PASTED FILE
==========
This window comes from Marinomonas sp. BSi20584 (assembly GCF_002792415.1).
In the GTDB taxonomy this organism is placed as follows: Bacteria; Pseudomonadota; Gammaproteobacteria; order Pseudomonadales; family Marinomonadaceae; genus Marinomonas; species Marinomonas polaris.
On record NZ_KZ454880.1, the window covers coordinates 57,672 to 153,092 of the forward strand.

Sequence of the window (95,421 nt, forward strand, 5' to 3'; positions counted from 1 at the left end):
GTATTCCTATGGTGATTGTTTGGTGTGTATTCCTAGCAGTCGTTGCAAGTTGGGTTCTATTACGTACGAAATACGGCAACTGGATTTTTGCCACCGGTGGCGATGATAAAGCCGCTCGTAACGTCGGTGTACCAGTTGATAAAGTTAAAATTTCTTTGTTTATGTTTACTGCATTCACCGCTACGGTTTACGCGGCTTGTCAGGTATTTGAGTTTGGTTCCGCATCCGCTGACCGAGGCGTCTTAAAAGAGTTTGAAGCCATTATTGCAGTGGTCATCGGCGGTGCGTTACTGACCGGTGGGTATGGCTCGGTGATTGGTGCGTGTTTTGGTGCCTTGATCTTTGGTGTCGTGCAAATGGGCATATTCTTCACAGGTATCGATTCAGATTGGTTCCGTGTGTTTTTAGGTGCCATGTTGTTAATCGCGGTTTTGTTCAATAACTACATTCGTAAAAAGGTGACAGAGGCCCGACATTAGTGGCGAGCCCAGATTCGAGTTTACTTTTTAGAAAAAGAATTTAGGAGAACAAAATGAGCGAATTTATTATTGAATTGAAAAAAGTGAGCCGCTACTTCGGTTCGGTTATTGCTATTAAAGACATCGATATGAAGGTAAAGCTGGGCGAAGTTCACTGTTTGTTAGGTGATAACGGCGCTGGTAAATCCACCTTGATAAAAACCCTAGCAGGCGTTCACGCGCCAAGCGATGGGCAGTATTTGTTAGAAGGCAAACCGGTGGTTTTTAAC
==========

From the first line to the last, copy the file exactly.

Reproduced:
This window comes from Marinomonas sp. BSi20584 (assembly GCF_002792415.1).
In the GTDB taxonomy this organism is placed as follows: Bacteria; Pseudomonadota; Gammaproteobacteria; order Pseudomonadales; family Marinomonadaceae; genus Marinomonas; species Marinomonas polaris.
On record NZ_KZ454880.1, the window covers coordinates 57,672 to 153,092 of the forward strand.

Sequence of the window (95,421 nt, forward strand, 5' to 3'; positions counted from 1 at the left end):
GTATTCCTATGGTGATTGTTTGGTGTGTATTCCTAGCAGTCGTTGCAAGTTGGGTTCTATTACGTACGAAATACGGCAACTGGATTTTTGCCACCGGTGGCGATGATAAAGCCGCTCGTAACGTCGGTGTACCAGTTGATAAAGTTAAAATTTCTTTGTTTATGTTTACTGCATTCACCGCTACGGTTTACGCGGCTTGTCAGGTATTTGAGTTTGGTTCCGCATCCGCTGACCGAGGCGTCTTAAAAGAGTTTGAAGCCATTATTGCAGTGGTCATCGGCGGTGCGTTACTGACCGGTGGGTATGGCTCGGTGATTGGTGCGTGTTTTGGTGCCTTGATCTTTGGTGTCGTGCAAATGGGCATATTCTTCACAGGTATCGATTCAGATTGGTTCCGTGTGTTTTTAGGTGCCATGTTGTTAATCGCGGTTTTGTTCAATAACTACATTCGTAAAAAGGTGACAGAGGCCCGACATTAGTGGCGAGCCCAGATTCGAGTTTACTTTTTAGAAAAAGAATTTAGGAGAACAAAATGAGCGAATTTATTATTGAATTGAAAAAAGTGAGCCGCTACTTCGGTTCGGTTATTGCTATTAAAGACATCGATATGAAGGTAAAGCTGGGCGAAGTTCACTGTTTGTTAGGTGATAACGGCGCTGGTAAATCCACCTTGATAAAAACCCTAGCAGGCGTTCACGCGCCAAGCGATGGGCAGTATTTGTTAGAAGGCAAACCGGTGGTTTTTAAC